But generally I don't agree. The clumsiness is the point - the moral point. These pictures tell Bible stories, and the idea is to give the stories a kind of realism. It's not a realism like Caravaggio's, where saints are represented as horny-handed sons and daughters of toil. Gentileschi's people are, relatively, ladies and gents. His realism is not to do with social class so much as with the nature of events. The way he arranges bodies in a picture is a way of insisting that great moments of sacred history were not enacted with decisive gestures in elegant and well-blocked tableaux. They happened awkwardly. His awkwardness is judged.

Look at the first scene in the show, David Slaying Goliath (1605-8). The fallen giant and the little man wielding the giant's huge sword are crammed inside the picture frame as if inside a box. See how the tip of the blade and the tip of David's pinky precisely touch the picture's edge, and the giant's raised hand is just short of it, and his foot just overlaps - very difficult, one feels, to swing that unwieldy weapon in this confined space. There's bodily confusion, too. There's a non-specific bit of flesh that's probably the giant's elbow, but might well be his knee. His other knee seems to merge into David. And there's an odd, discordant echo-cum- jump in the way that Goliath's defensive left-hand gesture is repeated exactly, small-scale, in David's own triumphant left-hand gesture. The general effect is to turn a heroic victory into one of those wrestling bouts where you're unsure which limbs are whose.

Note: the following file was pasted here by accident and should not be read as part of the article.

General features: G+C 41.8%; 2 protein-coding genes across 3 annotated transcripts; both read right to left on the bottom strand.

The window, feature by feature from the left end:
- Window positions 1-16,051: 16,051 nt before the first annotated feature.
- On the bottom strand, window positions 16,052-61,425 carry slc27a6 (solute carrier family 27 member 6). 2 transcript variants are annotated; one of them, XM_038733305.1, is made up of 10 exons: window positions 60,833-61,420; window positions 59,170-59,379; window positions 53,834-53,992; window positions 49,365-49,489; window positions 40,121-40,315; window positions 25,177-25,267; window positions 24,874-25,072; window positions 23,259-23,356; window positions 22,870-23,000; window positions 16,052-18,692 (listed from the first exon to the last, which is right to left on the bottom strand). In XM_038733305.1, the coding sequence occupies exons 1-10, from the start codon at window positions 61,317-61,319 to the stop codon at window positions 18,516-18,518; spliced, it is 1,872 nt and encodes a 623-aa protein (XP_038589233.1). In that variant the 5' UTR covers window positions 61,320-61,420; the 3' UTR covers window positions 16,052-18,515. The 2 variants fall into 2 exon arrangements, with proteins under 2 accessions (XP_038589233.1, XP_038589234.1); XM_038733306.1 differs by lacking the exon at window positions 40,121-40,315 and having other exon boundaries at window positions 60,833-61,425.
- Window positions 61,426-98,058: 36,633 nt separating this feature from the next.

The next picture is another cracker, utterly bizarre. The Rest on the Flight into Egypt (c 1615-20): I suppose one should resist the temptation to call it "surreal", but the temptation is certainly strong. Alternatively, one might speculate that Gentileschi was making propaganda for an obscure donkey cult. It is the donkey's head that presides over this scene. The holy family lie below the picture's halfway mark. Behind them, flat across the picture, runs a stretch of crumbling plastered wall. Behind that, above them, central, enormous, the donkey's profile pokes out - quasi- framed by the broken brickwork, isolated against the clouds. The moke is god.